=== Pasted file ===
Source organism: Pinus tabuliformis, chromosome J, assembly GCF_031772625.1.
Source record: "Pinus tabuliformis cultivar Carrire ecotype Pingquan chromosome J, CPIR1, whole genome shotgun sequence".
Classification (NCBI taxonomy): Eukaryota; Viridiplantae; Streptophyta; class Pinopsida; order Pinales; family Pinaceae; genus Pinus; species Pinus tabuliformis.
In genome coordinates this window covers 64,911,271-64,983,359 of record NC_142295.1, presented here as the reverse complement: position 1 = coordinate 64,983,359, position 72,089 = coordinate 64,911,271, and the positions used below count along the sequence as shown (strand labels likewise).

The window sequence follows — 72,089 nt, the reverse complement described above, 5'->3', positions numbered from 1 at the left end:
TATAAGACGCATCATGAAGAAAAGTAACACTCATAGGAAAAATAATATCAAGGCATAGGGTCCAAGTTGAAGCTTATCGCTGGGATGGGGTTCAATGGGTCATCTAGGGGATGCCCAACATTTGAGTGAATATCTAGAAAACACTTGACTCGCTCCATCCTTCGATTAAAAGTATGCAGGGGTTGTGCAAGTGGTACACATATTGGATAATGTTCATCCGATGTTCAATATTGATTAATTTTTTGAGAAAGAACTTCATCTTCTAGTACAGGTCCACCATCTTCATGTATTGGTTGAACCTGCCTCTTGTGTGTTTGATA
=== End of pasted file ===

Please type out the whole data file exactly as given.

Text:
Source organism: Pinus tabuliformis, chromosome J, assembly GCF_031772625.1.
Source record: "Pinus tabuliformis cultivar Carrire ecotype Pingquan chromosome J, CPIR1, whole genome shotgun sequence".
Classification (NCBI taxonomy): Eukaryota; Viridiplantae; Streptophyta; class Pinopsida; order Pinales; family Pinaceae; genus Pinus; species Pinus tabuliformis.
In genome coordinates this window covers 64,911,271-64,983,359 of record NC_142295.1, presented here as the reverse complement: position 1 = coordinate 64,983,359, position 72,089 = coordinate 64,911,271, and the positions used below count along the sequence as shown (strand labels likewise).

The window sequence follows — 72,089 nt, the reverse complement described above, 5'->3', positions numbered from 1 at the left end:
TATAAGACGCATCATGAAGAAAAGTAACACTCATAGGAAAAATAATATCAAGGCATAGGGTCCAAGTTGAAGCTTATCGCTGGGATGGGGTTCAATGGGTCATCTAGGGGATGCCCAACATTTGAGTGAATATCTAGAAAACACTTGACTCGCTCCATCCTTCGATTAAAAGTATGCAGGGGTTGTGCAAGTGGTACACATATTGGATAATGTTCATCCGATGTTCAATATTGATTAATTTTTTGAGAAAGAACTTCATCTTCTAGTACAGGTCCACCATCTTCATGTATTGGTTGAACCTGCCTCTTGTGTGTTTGATA